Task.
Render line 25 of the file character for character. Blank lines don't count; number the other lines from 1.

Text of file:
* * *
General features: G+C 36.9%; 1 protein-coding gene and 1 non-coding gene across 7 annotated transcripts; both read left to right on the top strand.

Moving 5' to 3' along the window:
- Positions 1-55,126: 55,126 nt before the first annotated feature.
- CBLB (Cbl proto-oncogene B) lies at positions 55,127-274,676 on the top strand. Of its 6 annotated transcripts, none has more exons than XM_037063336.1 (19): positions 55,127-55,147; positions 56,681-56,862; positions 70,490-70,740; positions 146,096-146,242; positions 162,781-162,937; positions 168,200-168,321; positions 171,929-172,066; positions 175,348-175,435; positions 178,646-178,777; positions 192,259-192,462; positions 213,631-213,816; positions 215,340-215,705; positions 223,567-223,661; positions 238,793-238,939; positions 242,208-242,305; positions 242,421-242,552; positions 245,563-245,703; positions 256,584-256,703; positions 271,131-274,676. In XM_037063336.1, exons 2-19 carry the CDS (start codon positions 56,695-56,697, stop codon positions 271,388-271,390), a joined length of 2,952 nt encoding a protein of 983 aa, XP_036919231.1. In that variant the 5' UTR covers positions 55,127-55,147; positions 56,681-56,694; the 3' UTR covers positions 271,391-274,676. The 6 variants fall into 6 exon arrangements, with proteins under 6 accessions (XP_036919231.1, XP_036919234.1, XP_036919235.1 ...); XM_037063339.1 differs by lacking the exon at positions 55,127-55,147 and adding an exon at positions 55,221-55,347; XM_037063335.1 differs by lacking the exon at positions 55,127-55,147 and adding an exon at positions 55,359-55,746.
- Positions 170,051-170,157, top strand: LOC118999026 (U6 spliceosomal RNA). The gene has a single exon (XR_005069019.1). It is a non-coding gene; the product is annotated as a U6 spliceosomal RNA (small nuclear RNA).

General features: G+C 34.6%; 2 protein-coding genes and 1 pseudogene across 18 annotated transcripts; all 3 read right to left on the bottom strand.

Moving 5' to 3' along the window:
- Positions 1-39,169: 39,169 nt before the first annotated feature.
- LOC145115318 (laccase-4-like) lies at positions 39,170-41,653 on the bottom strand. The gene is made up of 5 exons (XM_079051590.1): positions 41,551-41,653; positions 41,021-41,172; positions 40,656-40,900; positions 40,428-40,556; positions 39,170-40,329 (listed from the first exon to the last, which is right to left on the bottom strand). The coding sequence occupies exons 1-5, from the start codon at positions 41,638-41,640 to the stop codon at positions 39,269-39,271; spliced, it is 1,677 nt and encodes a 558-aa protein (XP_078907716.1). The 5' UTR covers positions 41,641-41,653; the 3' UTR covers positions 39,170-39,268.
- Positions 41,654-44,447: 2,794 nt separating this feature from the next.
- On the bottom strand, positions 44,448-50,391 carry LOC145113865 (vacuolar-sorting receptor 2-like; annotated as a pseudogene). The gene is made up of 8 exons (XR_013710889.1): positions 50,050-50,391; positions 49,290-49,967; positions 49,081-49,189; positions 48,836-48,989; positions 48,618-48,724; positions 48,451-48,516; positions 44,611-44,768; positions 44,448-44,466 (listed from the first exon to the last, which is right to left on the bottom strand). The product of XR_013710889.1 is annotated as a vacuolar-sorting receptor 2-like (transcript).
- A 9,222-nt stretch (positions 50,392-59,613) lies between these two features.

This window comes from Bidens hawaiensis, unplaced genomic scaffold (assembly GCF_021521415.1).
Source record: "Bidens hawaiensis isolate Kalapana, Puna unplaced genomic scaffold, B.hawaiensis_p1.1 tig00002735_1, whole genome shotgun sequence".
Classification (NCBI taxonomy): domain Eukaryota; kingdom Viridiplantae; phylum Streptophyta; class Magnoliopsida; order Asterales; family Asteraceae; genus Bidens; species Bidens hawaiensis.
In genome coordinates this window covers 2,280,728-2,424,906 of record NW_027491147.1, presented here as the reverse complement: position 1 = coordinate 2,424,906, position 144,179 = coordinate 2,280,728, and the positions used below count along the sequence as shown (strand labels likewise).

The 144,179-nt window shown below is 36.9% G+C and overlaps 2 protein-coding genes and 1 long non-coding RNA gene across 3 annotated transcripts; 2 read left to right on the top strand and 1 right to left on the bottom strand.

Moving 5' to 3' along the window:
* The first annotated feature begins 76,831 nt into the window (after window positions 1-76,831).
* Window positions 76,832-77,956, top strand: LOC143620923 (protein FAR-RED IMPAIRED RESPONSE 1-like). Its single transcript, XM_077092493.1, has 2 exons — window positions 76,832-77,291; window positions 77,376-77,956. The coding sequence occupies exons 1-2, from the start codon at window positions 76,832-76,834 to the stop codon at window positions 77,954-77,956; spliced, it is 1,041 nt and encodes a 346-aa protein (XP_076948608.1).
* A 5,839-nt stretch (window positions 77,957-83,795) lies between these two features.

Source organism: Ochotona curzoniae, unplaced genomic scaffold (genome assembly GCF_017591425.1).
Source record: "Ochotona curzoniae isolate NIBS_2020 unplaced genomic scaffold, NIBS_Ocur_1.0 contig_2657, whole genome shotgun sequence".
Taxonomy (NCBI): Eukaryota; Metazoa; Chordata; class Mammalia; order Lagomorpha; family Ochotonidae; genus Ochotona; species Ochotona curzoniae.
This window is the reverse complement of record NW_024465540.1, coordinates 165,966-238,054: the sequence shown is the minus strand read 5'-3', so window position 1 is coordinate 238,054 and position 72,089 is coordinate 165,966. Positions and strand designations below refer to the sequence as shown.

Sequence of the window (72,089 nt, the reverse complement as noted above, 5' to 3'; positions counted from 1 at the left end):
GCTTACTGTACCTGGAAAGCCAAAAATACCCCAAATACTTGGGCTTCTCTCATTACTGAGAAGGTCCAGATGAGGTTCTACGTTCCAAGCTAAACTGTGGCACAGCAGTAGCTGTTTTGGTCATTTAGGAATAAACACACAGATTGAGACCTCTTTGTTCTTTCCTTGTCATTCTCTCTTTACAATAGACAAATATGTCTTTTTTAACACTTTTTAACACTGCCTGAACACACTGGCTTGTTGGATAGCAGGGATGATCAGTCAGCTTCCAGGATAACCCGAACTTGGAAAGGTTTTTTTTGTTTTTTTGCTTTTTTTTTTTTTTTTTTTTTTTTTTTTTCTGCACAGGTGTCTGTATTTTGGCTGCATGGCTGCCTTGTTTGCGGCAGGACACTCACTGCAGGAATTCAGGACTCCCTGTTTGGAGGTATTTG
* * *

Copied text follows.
This window is the reverse complement of record NW_024465540.1, coordinates 165,966-238,054: the sequence shown is the minus strand read 5'-3', so window position 1 is coordinate 238,054 and position 72,089 is coordinate 165,966. Positions and strand designations below refer to the sequence as shown.